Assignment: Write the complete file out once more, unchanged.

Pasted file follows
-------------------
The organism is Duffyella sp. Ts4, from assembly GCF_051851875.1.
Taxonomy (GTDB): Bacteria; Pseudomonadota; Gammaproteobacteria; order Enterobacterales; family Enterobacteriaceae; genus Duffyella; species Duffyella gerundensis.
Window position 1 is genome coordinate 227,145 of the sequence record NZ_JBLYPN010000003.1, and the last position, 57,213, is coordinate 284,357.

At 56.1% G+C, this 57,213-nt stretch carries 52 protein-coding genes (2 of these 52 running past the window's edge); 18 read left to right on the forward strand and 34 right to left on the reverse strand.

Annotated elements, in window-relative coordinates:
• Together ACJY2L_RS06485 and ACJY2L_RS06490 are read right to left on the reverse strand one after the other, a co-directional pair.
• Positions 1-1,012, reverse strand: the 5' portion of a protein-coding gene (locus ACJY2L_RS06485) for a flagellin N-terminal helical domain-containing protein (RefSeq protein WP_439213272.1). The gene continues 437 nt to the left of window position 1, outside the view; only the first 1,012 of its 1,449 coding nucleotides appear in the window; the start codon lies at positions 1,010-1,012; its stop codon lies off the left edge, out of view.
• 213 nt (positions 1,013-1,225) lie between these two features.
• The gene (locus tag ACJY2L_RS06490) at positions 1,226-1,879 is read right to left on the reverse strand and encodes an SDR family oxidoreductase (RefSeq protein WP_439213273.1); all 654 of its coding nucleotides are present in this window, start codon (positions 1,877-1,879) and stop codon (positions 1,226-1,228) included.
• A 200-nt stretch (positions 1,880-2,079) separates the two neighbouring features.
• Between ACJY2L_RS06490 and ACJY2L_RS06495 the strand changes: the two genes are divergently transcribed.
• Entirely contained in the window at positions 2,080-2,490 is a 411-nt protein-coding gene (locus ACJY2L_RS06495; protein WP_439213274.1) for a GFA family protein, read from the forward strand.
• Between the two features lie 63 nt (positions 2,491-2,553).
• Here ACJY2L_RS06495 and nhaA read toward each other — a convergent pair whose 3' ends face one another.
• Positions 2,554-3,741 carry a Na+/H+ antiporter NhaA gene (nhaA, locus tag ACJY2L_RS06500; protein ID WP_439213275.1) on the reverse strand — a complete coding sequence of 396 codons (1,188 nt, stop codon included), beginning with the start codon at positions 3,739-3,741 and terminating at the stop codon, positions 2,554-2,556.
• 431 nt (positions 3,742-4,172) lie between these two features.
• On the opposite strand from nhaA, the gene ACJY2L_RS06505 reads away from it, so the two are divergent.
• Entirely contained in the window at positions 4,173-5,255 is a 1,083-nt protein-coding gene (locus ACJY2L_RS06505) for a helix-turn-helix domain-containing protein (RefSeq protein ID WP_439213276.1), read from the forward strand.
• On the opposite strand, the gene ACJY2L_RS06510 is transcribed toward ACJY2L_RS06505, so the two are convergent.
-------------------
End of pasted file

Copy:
The organism is Duffyella sp. Ts4, from assembly GCF_051851875.1.
Taxonomy (GTDB): Bacteria; Pseudomonadota; Gammaproteobacteria; order Enterobacterales; family Enterobacteriaceae; genus Duffyella; species Duffyella gerundensis.
Window position 1 is genome coordinate 227,145 of the sequence record NZ_JBLYPN010000003.1, and the last position, 57,213, is coordinate 284,357.

At 56.1% G+C, this 57,213-nt stretch carries 52 protein-coding genes (2 of these 52 running past the window's edge); 18 read left to right on the forward strand and 34 right to left on the reverse strand.

Annotated elements, in window-relative coordinates:
• Together ACJY2L_RS06485 and ACJY2L_RS06490 are read right to left on the reverse strand one after the other, a co-directional pair.
• Positions 1-1,012, reverse strand: the 5' portion of a protein-coding gene (locus ACJY2L_RS06485) for a flagellin N-terminal helical domain-containing protein (RefSeq protein WP_439213272.1). The gene continues 437 nt to the left of window position 1, outside the view; only the first 1,012 of its 1,449 coding nucleotides appear in the window; the start codon lies at positions 1,010-1,012; its stop codon lies off the left edge, out of view.
• 213 nt (positions 1,013-1,225) lie between these two features.
• The gene (locus tag ACJY2L_RS06490) at positions 1,226-1,879 is read right to left on the reverse strand and encodes an SDR family oxidoreductase (RefSeq protein WP_439213273.1); all 654 of its coding nucleotides are present in this window, start codon (positions 1,877-1,879) and stop codon (positions 1,226-1,228) included.
• A 200-nt stretch (positions 1,880-2,079) separates the two neighbouring features.
• Between ACJY2L_RS06490 and ACJY2L_RS06495 the strand changes: the two genes are divergently transcribed.
• Entirely contained in the window at positions 2,080-2,490 is a 411-nt protein-coding gene (locus ACJY2L_RS06495; protein WP_439213274.1) for a GFA family protein, read from the forward strand.
• Between the two features lie 63 nt (positions 2,491-2,553).
• Here ACJY2L_RS06495 and nhaA read toward each other — a convergent pair whose 3' ends face one another.
• Positions 2,554-3,741 carry a Na+/H+ antiporter NhaA gene (nhaA, locus tag ACJY2L_RS06500; protein ID WP_439213275.1) on the reverse strand — a complete coding sequence of 396 codons (1,188 nt, stop codon included), beginning with the start codon at positions 3,739-3,741 and terminating at the stop codon, positions 2,554-2,556.
• 431 nt (positions 3,742-4,172) lie between these two features.
• On the opposite strand from nhaA, the gene ACJY2L_RS06505 reads away from it, so the two are divergent.
• Entirely contained in the window at positions 4,173-5,255 is a 1,083-nt protein-coding gene (locus ACJY2L_RS06505) for a helix-turn-helix domain-containing protein (RefSeq protein ID WP_439213276.1), read from the forward strand.
• On the opposite strand, the gene ACJY2L_RS06510 is transcribed toward ACJY2L_RS06505, so the two are convergent.